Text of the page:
New Alaska Oil Leases Being Offered
Wednesday, August 16, 2006; 6:01 PM
WASHINGTON -- The Interior Department is set to open a vast area of environmentally sensitive wetlands in Alaska to new oil drilling, even as opponents point to corroding pipelines to the east at Prudhoe Bay as a reason to keep the area off-limits.
The tens of thousands of acres in and around Lake Teshekpuk on Alaska's North Slope are part of the oil-rich Barrow Arch that also includes the Prudhoe Bay fields that have kept oil flowing for decades.
The lease sale, opposed by environmentalists and some members of Congress, comes as federal regulators and a House committee investigate inspection and maintenance programs of BP-Alaska where widespread pipeline corrosion forced the partial shutdown of Prudhoe Bay oil production Aug. 6.
BP-Alaska is a subsidiary of London-based BP PLC.
Government geologists believe at least 2 billion barrels of oil and huge amounts of natural gas lie beneath the coastal lagoons, river deltas and sedge grass meadows _ an area also where caribou give birth to their calves and thousands of geese migrate each summer to molt.
Within days, the Interior Department will open tracts in the lake area for leasing, with the winning bids to be announced in late September.
The lake and its surrounding wetlands are within the federal National Petroleum Reserve-Alaska (NPRA), a vast area of 22 million acres set aside in 1923 by the federal government for its oil and gas resources.
Unlike the Arctic National Wildlife Refuge farther to the east, the NPRA is acknowledged by all sides to be an area for energy development. But environmentalists argue that parts of it _ especially the region around Lake Teshekpuk _ should be excluded from the lease sales.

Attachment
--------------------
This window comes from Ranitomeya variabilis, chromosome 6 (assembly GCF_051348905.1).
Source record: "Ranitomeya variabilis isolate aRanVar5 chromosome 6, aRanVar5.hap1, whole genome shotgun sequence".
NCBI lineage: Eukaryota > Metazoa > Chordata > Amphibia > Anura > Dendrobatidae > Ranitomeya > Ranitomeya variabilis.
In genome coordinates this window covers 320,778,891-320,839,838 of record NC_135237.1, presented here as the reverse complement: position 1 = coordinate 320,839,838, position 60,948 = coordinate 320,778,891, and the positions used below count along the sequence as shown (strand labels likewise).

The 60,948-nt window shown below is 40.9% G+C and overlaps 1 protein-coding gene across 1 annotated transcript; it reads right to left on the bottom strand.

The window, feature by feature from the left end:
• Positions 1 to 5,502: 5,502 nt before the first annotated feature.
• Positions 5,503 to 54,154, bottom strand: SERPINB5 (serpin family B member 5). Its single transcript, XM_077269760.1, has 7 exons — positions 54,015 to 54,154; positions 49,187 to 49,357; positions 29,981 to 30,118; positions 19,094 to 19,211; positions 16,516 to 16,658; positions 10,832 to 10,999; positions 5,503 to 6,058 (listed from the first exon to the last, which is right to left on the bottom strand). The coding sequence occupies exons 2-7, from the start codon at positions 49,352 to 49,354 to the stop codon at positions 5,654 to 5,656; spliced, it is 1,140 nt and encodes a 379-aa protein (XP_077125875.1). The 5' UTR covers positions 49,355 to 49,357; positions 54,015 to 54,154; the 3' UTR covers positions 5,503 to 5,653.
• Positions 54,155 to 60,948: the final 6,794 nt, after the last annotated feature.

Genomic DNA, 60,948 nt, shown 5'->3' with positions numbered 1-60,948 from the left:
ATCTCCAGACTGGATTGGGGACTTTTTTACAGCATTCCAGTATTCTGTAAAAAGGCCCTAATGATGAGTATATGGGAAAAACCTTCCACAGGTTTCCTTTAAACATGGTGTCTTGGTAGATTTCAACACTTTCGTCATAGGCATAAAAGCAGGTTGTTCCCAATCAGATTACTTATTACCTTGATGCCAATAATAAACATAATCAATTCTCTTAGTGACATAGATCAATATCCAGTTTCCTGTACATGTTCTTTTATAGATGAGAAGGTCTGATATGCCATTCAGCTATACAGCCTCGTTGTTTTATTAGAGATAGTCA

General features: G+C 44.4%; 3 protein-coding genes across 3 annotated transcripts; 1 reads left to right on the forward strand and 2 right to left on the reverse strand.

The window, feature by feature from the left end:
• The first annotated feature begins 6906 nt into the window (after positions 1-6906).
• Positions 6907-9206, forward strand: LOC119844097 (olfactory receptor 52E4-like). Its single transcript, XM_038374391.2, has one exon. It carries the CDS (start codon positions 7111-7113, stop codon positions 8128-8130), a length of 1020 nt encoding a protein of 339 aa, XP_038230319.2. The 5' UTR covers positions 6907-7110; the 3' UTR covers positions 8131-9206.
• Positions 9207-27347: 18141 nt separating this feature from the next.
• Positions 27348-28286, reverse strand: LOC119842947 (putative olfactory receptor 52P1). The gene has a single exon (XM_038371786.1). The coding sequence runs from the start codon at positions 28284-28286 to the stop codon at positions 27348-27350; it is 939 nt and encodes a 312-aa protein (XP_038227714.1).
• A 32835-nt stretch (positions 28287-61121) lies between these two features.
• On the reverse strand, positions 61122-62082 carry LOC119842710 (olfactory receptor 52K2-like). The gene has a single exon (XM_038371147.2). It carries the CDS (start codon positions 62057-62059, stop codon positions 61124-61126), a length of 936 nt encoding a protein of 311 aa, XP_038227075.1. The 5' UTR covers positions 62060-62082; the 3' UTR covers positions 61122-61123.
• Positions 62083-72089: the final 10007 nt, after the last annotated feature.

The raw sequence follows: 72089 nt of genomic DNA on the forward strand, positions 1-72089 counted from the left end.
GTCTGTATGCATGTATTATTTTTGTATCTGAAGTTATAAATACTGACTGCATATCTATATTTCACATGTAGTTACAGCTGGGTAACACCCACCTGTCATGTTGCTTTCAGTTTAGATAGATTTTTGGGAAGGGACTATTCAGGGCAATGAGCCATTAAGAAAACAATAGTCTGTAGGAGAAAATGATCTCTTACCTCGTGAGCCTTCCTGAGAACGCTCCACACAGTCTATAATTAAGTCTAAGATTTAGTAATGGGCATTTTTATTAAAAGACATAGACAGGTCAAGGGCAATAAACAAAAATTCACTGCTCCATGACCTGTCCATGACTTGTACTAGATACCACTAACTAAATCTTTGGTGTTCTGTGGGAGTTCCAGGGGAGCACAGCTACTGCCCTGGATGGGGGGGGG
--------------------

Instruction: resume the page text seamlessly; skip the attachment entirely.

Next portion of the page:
They contend that the risks to the environment were reinforced by the recent disclosure of shoddy maintenance, inadequate inspections and corroded pipes that led to the partial shutdown of North Slope oil production. BP Alaska has said it is replacing two thirds of its 22-mile Prudhoe Bay feeder pipeline system because of corrosion.
The company has acknowledged it was wrong to rely on ultrasonic tests to monitor the pipes and not internal tests using so-called smart pig technology, while also allowing a buildup of sludge in the pipes.
But the oil industry says it spends tens of millions of dollars for environmental protection on the North Slope and using modern technology can explore and develop oil fields in sensitive areas without a risk to wildlife and the environment.
"Oil is inherently a dirty business and there are some places where it should not be OK to go," countered Aurah Landau of the Alaska Coalition, an environmental advocacy group. She contends BP's pipeline corrosion and inspection and maintenance lapses are not an aberration and that there are frequent oil spills on the North Slope.